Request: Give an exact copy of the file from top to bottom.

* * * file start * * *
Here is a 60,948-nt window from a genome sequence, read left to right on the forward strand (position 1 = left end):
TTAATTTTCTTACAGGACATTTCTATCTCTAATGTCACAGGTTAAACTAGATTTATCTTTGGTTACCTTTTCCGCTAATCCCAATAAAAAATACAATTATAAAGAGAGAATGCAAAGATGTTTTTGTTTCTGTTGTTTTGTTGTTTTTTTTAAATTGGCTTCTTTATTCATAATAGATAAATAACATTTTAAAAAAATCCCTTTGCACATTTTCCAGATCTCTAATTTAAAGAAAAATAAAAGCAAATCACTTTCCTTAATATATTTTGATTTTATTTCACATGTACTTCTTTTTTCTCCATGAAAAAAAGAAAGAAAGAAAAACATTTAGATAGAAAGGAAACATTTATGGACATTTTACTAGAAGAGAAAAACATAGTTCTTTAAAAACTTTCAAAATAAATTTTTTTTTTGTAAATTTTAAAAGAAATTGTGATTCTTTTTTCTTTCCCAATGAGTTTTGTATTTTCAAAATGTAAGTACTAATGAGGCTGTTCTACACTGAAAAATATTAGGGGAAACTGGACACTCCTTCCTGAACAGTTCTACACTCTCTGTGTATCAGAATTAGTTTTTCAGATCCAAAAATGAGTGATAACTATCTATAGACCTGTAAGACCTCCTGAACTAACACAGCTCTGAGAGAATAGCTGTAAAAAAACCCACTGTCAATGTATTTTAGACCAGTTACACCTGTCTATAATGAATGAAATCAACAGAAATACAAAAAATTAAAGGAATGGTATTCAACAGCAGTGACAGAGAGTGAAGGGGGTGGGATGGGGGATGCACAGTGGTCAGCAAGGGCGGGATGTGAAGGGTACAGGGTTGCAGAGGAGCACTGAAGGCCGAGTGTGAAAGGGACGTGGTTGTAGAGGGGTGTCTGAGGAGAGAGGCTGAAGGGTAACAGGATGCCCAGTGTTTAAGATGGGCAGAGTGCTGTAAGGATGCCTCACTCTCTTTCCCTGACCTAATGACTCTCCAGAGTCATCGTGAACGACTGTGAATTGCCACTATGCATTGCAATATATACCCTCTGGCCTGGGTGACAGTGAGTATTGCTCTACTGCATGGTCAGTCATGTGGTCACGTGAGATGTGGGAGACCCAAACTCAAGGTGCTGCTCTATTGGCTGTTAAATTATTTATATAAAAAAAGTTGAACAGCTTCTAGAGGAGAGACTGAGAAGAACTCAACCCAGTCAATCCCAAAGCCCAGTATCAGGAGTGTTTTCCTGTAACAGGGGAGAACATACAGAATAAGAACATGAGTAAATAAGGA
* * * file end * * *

Here is a 60,948-nt window from a genome sequence, read left to right on the forward strand (position 1 = left end):
TTAATTTTCTTACAGGACATTTCTATCTCTAATGTCACAGGTTAAACTAGATTTATCTTTGGTTACCTTTTCCGCTAATCCCAATAAAAAATACAATTATAAAGAGAGAATGCAAAGATGTTTTTGTTTCTGTTGTTTTGTTGTTTTTTTTAAATTGGCTTCTTTATTCATAATAGATAAATAACATTTTAAAAAAATCCCTTTGCACATTTTCCAGATCTCTAATTTAAAGAAAAATAAAAGCAAATCACTTTCCTTAATATATTTTGATTTTATTTCACATGTACTTCTTTTTTCTCCATGAAAAAAAGAAAGAAAGAAAAACATTTAGATAGAAAGGAAACATTTATGGACATTTTACTAGAAGAGAAAAACATAGTTCTTTAAAAACTTTCAAAATAAATTTTTTTTTTGTAAATTTTAAAAGAAATTGTGATTCTTTTTTCTTTCCCAATGAGTTTTGTATTTTCAAAATGTAAGTACTAATGAGGCTGTTCTACACTGAAAAATATTAGGGGAAACTGGACACTCCTTCCTGAACAGTTCTACACTCTCTGTGTATCAGAATTAGTTTTTCAGATCCAAAAATGAGTGATAACTATCTATAGACCTGTAAGACCTCCTGAACTAACACAGCTCTGAGAGAATAGCTGTAAAAAAACCCACTGTCAATGTATTTTAGACCAGTTACACCTGTCTATAATGAATGAAATCAACAGAAATACAAAAAATTAAAGGAATGGTATTCAACAGCAGTGACAGAGAGTGAAGGGGGTGGGATGGGGGATGCACAGTGGTCAGCAAGGGCGGGATGTGAAGGGTACAGGGTTGCAGAGGAGCACTGAAGGCCGAGTGTGAAAGGGACGTGGTTGTAGAGGGGTGTCTGAGGAGAGAGGCTGAAGGGTAACAGGATGCCCAGTGTTTAAGATGGGCAGAGTGCTGTAAGGATGCCTCACTCTCTTTCCCTGACCTAATGACTCTCCAGAGTCATCGTGAACGACTGTGAATTGCCACTATGCATTGCAATATATACCCTCTGGCCTGGGTGACAGTGAGTATTGCTCTACTGCATGGTCAGTCATGTGGTCACGTGAGATGTGGGAGACCCAAACTCAAGGTGCTGCTCTATTGGCTGTTAAATTATTTATATAAAAAAAGTTGAACAGCTTCTAGAGGAGAGACTGAGAAGAACTCAACCCAGTCAATCCCAAAGCCCAGTATCAGGAGTGTTTTCCTGTAACAGGGGAGAACATACAGAATAAGAACATGAGTAAATAAGGA